U.S. military gay policy kept by court
A federal appeals court on Wednesday granted a government request to temporarily freeze a judge's order telling the military to stop enforcing its ban on openly gay troops.
The 9th U.S. Circuit Court of Appeals instructed the lawyers for the gay rights group that brought the lawsuit challenging the policy to file arguments by Monday. The 1993 "don't ask, don't tell" rule says gays may serve but only if they keep secret their sexual orientation.
Government lawyers sought to suspend U.S. District Judge Virginia Phillips's ruling while appeals were pending, arguing that it would pose a major problem for the military. They said it could encourage service members to reveal their sexual orientation before the issue is fully decided.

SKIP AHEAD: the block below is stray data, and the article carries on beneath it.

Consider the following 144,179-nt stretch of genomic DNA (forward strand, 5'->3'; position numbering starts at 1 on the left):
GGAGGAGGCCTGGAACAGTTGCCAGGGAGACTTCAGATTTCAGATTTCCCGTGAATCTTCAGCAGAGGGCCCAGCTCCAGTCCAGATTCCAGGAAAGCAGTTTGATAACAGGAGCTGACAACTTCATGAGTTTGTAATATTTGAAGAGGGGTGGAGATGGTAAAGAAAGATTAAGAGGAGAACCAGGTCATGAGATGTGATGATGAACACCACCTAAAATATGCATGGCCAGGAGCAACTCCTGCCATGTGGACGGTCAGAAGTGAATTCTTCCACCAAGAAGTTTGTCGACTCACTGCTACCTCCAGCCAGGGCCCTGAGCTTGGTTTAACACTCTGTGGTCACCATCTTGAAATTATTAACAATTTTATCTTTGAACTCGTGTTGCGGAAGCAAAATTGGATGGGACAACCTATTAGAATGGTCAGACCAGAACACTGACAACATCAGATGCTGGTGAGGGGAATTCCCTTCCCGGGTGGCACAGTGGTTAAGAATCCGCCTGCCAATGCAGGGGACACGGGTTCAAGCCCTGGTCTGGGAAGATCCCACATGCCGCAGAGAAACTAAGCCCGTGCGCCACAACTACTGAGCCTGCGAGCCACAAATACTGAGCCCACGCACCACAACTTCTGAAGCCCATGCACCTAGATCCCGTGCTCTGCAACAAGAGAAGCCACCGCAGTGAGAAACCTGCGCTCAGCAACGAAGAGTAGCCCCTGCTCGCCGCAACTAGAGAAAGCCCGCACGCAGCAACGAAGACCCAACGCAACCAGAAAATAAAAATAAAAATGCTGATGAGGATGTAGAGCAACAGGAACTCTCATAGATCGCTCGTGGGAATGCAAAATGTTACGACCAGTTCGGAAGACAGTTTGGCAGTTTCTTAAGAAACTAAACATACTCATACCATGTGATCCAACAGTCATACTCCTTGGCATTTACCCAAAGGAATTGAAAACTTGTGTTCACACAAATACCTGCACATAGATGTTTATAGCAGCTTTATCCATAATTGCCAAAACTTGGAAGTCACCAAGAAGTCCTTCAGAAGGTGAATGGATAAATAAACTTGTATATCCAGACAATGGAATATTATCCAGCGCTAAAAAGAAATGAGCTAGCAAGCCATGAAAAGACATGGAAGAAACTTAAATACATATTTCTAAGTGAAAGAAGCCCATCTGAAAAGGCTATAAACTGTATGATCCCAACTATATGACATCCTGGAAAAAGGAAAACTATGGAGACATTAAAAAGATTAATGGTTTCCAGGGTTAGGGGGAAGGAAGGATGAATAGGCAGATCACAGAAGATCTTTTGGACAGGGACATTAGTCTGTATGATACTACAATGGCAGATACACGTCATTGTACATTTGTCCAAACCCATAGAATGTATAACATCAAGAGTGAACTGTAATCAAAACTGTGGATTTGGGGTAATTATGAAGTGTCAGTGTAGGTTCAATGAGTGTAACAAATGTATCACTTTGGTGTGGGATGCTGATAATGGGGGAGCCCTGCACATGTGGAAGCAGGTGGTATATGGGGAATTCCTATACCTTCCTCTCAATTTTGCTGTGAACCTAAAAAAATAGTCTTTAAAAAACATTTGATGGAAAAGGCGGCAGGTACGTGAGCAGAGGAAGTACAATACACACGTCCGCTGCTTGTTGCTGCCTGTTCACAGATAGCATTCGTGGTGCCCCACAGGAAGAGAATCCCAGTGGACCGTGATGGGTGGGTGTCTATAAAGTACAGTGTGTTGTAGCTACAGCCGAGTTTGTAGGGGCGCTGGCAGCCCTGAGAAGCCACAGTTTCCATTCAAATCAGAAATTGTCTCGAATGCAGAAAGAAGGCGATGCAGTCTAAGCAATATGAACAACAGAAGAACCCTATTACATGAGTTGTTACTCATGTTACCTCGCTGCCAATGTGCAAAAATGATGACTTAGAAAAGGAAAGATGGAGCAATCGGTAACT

President Barack Obama said he supports repeal of the policy, but only after careful review and an act of Congress.
A lawyer for the Log Cabin Republicans said the group was disappointed with the appeals court's action.
"We view the decision as nothing more than a minor setback," Dan Woods said. "We didn't come this far to quit now, and we expect that once the 9th circuit has received and considered a full briefing on the government's application for a stay, it will deny that application."